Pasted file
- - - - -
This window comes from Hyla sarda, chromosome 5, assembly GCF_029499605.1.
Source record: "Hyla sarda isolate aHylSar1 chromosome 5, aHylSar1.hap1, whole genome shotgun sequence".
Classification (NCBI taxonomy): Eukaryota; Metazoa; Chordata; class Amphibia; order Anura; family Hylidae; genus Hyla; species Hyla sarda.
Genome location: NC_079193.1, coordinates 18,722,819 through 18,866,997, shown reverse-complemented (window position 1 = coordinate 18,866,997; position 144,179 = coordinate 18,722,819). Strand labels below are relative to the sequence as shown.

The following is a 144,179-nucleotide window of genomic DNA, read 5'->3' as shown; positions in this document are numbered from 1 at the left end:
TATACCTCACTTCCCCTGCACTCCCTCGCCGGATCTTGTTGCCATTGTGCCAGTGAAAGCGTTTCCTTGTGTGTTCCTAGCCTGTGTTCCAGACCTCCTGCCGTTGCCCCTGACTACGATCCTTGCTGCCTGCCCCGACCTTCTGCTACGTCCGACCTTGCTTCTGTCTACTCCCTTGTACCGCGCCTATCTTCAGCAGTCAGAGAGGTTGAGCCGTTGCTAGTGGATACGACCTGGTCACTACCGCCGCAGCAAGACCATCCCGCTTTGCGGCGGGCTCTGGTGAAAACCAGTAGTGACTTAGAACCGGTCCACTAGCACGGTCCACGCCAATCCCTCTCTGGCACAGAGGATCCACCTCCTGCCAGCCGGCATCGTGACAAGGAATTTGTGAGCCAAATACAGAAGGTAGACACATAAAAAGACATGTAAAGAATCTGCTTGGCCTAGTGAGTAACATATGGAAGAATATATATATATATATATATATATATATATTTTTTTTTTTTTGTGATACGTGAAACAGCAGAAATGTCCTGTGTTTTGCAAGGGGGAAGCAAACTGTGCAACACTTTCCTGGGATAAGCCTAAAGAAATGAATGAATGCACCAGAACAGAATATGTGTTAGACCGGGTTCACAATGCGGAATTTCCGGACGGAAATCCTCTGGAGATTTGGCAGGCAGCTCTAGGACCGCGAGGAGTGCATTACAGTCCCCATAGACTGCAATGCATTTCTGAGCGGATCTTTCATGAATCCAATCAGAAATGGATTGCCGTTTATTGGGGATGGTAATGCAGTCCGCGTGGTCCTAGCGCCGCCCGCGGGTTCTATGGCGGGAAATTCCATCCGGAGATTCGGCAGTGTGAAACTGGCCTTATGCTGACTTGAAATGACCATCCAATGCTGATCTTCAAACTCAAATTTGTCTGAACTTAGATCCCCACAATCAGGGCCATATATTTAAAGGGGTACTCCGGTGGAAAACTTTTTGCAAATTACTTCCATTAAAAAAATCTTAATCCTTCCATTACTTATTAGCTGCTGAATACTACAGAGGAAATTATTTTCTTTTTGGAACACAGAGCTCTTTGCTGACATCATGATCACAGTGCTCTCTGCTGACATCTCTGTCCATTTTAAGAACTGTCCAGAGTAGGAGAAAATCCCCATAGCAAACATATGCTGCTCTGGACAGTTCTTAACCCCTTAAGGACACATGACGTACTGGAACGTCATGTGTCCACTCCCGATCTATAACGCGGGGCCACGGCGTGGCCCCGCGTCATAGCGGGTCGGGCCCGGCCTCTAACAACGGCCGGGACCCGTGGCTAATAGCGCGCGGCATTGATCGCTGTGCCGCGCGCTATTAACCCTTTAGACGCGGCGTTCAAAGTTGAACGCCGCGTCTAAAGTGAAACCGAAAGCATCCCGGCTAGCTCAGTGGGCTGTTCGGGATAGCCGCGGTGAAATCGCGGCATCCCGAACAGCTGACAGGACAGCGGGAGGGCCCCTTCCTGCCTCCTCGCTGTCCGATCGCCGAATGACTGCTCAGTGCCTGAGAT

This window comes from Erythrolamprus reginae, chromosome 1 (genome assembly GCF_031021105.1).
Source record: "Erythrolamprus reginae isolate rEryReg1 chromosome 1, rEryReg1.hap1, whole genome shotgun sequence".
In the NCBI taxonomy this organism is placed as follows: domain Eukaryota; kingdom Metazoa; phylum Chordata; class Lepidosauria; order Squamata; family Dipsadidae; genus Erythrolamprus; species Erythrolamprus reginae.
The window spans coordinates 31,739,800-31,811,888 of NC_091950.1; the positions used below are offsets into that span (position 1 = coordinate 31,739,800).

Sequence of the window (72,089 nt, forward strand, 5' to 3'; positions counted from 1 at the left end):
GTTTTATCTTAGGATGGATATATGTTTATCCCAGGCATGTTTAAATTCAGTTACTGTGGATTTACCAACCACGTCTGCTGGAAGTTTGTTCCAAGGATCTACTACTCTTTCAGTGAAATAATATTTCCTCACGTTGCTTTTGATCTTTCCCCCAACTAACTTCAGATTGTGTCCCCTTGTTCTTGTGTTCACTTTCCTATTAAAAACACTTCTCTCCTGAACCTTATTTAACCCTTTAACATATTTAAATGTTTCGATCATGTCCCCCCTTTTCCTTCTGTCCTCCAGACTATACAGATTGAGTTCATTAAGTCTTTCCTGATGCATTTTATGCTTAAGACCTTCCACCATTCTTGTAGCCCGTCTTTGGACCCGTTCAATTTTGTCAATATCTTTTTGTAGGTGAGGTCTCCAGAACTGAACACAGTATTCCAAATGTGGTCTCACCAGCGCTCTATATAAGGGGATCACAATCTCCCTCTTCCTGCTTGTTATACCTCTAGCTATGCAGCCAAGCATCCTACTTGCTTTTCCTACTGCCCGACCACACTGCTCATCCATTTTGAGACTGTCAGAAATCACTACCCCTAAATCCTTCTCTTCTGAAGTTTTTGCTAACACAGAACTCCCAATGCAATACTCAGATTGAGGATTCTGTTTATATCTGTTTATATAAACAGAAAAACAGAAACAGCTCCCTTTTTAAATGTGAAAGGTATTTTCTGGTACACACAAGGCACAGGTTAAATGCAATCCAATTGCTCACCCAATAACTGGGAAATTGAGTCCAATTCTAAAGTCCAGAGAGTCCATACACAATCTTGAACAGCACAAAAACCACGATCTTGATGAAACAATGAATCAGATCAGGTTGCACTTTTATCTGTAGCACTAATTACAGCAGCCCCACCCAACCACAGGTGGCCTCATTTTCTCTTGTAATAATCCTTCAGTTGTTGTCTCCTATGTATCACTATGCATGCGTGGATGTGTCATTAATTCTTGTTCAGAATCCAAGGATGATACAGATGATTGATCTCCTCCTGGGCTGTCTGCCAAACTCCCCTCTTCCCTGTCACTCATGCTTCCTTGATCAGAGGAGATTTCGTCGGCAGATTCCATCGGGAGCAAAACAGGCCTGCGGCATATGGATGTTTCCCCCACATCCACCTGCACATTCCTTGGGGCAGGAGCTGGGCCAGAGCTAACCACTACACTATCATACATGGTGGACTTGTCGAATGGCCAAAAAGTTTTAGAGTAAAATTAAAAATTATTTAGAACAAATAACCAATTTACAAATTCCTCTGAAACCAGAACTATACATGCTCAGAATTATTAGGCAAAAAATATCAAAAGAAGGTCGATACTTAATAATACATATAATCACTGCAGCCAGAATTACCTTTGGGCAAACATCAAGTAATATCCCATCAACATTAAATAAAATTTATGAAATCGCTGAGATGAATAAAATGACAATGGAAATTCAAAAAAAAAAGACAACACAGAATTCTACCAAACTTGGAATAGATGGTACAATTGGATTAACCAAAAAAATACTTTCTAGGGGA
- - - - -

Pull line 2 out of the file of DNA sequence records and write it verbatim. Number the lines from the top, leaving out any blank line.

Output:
Source record: "Hyla sarda isolate aHylSar1 chromosome 5, aHylSar1.hap1, whole genome shotgun sequence".